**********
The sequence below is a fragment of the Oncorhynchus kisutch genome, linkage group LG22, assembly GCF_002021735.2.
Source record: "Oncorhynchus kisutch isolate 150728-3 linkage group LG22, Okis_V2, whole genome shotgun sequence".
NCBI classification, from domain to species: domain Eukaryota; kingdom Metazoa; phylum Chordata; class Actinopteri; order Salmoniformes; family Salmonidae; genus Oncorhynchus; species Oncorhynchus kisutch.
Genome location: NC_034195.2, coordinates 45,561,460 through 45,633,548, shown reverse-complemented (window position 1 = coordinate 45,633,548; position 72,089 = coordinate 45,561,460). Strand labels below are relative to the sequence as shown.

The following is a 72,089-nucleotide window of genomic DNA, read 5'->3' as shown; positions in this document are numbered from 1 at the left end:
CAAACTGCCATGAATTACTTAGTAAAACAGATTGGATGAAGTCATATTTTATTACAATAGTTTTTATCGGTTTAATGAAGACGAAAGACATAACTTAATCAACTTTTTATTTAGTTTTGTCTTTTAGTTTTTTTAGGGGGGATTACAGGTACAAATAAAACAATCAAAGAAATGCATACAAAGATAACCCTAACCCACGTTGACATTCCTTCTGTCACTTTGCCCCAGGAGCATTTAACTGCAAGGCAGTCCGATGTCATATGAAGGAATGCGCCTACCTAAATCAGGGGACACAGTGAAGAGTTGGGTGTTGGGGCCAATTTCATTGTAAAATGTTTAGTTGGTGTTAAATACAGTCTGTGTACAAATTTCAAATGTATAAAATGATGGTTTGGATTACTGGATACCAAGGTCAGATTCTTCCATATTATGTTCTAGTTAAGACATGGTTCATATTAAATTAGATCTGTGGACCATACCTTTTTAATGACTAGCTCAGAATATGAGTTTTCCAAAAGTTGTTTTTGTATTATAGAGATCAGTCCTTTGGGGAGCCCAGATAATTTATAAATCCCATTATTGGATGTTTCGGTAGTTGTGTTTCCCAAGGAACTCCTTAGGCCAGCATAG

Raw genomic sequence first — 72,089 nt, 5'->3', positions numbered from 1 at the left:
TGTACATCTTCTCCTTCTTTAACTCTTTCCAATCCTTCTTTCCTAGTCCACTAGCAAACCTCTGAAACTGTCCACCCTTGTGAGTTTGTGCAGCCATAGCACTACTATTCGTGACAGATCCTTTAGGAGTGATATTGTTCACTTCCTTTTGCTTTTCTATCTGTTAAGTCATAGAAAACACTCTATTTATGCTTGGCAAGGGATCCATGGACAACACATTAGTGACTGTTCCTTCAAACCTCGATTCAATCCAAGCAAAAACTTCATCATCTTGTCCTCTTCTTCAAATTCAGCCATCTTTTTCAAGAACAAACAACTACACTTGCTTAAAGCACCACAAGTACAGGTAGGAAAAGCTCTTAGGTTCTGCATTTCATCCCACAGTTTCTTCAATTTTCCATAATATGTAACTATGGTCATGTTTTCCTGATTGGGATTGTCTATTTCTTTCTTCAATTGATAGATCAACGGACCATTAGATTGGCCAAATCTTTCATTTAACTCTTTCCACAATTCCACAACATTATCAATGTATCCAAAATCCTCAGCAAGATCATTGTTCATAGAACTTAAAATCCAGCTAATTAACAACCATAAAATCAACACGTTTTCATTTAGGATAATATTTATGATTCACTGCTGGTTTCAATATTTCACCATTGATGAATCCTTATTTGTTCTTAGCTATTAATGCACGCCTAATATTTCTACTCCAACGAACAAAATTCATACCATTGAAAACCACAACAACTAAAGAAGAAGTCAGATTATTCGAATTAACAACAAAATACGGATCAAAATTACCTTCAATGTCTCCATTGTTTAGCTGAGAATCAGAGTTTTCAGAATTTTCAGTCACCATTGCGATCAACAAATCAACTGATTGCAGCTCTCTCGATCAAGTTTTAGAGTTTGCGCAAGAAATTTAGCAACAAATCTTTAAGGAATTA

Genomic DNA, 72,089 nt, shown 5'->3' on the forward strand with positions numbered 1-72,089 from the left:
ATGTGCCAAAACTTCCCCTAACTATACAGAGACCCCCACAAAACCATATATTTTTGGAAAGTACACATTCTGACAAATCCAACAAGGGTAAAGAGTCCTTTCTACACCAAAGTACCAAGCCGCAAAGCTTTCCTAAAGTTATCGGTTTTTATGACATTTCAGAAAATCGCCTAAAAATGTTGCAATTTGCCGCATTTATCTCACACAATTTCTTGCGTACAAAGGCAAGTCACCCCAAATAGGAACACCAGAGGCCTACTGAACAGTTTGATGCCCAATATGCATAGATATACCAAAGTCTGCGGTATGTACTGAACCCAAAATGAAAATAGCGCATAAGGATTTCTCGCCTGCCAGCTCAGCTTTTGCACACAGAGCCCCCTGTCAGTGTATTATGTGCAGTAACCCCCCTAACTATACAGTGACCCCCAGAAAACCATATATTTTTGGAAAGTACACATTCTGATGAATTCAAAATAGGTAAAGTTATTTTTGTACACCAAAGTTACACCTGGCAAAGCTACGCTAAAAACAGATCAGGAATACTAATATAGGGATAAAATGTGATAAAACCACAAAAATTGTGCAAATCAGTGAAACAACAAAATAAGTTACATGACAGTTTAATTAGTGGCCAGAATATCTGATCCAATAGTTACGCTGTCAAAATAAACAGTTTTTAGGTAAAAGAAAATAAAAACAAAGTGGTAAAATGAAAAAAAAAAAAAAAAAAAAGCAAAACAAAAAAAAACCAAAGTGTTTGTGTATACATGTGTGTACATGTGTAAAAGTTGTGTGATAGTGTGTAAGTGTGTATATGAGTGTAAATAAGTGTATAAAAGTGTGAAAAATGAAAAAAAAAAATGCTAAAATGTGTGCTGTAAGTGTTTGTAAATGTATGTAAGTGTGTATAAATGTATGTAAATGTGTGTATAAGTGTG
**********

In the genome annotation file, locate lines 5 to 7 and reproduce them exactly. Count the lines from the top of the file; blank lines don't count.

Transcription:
The following is a 72,089-nucleotide window of genomic DNA, read 5'->3' as shown; positions in this document are numbered from 1 at the left end:
CAAACTGCCATGAATTACTTAGTAAAACAGATTGGATGAAGTCATATTTTATTACAATAGTTTTTATCGGTTTAATGAAGACGAAAGACATAACTTAATCAACTTTTTATTTAGTTTTGTCTTTTAGTTTTTTTAGGGGGGATTACAGGTACAAATAAAACAATCAAAGAAATGCATACAAAGATAACCCTAACCCACGTTGACATTCCTTCTGTCACTTTGCCCCAGGAGCATTTAACTGCAAGGCAGTCCGATGTCATATGAAGGAATGCGCCTACCTAAATCAGGGGACACAGTGAAGAGTTGGGTGTTGGGGCCAATTTCATTGTAAAATGTTTAGTTGGTGTTAAATACAGTCTGTGTACAAATTTCAAATGTATAAAATGATGGTTTGGATTACTGGATACCAAGGTCAGATTCTTCCATATTATGTTCTAGTTAAGACATGGTTCATATTAAATTAGATCTGTGGACCATACCTTTTTAATGACTAGCTCAGAATATGAGTTTTCCAAAAGTTGTTTTTGTATTATAGAGATCAGTCCTTTGGGGAGCCCAGATAATTTATAAATCCCATTATTGGATGTTTCGGTAGTTGTGTTTCCCAAGGAACTCCTTAGGCCAGCATAG

Raw genomic sequence first — 72,089 nt, 5'->3', positions numbered from 1 at the left: